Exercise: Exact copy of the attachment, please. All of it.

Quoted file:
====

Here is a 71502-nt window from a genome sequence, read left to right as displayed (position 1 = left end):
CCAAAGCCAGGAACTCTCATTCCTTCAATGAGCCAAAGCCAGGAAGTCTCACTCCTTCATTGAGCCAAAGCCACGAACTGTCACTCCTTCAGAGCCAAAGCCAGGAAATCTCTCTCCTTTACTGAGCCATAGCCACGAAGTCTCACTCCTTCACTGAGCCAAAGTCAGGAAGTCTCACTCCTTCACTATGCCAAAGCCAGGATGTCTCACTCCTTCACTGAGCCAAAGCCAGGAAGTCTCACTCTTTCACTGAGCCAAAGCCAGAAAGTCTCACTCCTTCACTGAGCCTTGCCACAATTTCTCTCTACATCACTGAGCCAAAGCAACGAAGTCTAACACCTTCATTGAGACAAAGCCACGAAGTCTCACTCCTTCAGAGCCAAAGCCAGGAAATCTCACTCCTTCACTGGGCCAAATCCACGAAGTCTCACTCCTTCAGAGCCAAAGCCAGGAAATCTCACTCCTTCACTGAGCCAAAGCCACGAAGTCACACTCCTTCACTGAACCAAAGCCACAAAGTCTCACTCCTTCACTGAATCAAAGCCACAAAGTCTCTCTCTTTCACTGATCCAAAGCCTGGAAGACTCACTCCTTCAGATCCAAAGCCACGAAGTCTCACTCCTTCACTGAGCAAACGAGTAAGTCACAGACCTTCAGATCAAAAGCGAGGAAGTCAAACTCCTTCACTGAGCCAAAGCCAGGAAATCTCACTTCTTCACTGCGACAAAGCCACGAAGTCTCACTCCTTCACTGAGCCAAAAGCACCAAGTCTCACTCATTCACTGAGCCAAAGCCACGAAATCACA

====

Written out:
Here is a 71502-nt window from a genome sequence, read left to right as displayed (position 1 = left end):
CCAAAGCCAGGAACTCTCATTCCTTCAATGAGCCAAAGCCAGGAAGTCTCACTCCTTCATTGAGCCAAAGCCACGAACTGTCACTCCTTCAGAGCCAAAGCCAGGAAATCTCTCTCCTTTACTGAGCCATAGCCACGAAGTCTCACTCCTTCACTGAGCCAAAGTCAGGAAGTCTCACTCCTTCACTATGCCAAAGCCAGGATGTCTCACTCCTTCACTGAGCCAAAGCCAGGAAGTCTCACTCTTTCACTGAGCCAAAGCCAGAAAGTCTCACTCCTTCACTGAGCCTTGCCACAATTTCTCTCTACATCACTGAGCCAAAGCAACGAAGTCTAACACCTTCATTGAGACAAAGCCACGAAGTCTCACTCCTTCAGAGCCAAAGCCAGGAAATCTCACTCCTTCACTGGGCCAAATCCACGAAGTCTCACTCCTTCAGAGCCAAAGCCAGGAAATCTCACTCCTTCACTGAGCCAAAGCCACGAAGTCACACTCCTTCACTGAACCAAAGCCACAAAGTCTCACTCCTTCACTGAATCAAAGCCACAAAGTCTCTCTCTTTCACTGATCCAAAGCCTGGAAGACTCACTCCTTCAGATCCAAAGCCACGAAGTCTCACTCCTTCACTGAGCAAACGAGTAAGTCACAGACCTTCAGATCAAAAGCGAGGAAGTCAAACTCCTTCACTGAGCCAAAGCCAGGAAATCTCACTTCTTCACTGCGACAAAGCCACGAAGTCTCACTCCTTCACTGAGCCAAAAGCACCAAGTCTCACTCATTCACTGAGCCAAAGCCACGAAATCACA